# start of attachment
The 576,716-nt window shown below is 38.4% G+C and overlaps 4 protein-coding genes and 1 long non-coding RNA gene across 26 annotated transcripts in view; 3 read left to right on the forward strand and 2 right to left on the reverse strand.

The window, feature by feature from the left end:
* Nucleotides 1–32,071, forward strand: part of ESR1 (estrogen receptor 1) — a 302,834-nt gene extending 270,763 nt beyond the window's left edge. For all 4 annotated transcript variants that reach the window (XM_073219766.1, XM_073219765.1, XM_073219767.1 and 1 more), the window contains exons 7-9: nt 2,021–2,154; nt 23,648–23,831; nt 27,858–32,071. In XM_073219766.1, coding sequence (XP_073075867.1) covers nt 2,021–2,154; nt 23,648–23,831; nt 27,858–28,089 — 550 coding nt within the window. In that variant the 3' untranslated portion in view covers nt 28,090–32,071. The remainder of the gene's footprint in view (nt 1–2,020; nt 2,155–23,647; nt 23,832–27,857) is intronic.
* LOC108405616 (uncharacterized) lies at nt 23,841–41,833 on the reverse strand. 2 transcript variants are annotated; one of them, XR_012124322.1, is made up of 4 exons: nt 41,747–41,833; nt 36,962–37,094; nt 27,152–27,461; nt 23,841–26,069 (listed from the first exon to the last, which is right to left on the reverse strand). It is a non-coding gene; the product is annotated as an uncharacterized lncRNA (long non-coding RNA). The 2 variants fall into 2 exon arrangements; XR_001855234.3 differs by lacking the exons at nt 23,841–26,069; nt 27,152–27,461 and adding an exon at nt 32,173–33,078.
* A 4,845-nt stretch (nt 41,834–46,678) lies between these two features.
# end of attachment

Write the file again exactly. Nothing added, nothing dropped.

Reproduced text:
The 576,716-nt window shown below is 38.4% G+C and overlaps 4 protein-coding genes and 1 long non-coding RNA gene across 26 annotated transcripts in view; 3 read left to right on the forward strand and 2 right to left on the reverse strand.

The window, feature by feature from the left end:
* Nucleotides 1–32,071, forward strand: part of ESR1 (estrogen receptor 1) — a 302,834-nt gene extending 270,763 nt beyond the window's left edge. For all 4 annotated transcript variants that reach the window (XM_073219766.1, XM_073219765.1, XM_073219767.1 and 1 more), the window contains exons 7-9: nt 2,021–2,154; nt 23,648–23,831; nt 27,858–32,071. In XM_073219766.1, coding sequence (XP_073075867.1) covers nt 2,021–2,154; nt 23,648–23,831; nt 27,858–28,089 — 550 coding nt within the window. In that variant the 3' untranslated portion in view covers nt 28,090–32,071. The remainder of the gene's footprint in view (nt 1–2,020; nt 2,155–23,647; nt 23,832–27,857) is intronic.
* LOC108405616 (uncharacterized) lies at nt 23,841–41,833 on the reverse strand. 2 transcript variants are annotated; one of them, XR_012124322.1, is made up of 4 exons: nt 41,747–41,833; nt 36,962–37,094; nt 27,152–27,461; nt 23,841–26,069 (listed from the first exon to the last, which is right to left on the reverse strand). It is a non-coding gene; the product is annotated as an uncharacterized lncRNA (long non-coding RNA). The 2 variants fall into 2 exon arrangements; XR_001855234.3 differs by lacking the exons at nt 23,841–26,069; nt 27,152–27,461 and adding an exon at nt 32,173–33,078.
* A 4,845-nt stretch (nt 41,834–46,678) lies between these two features.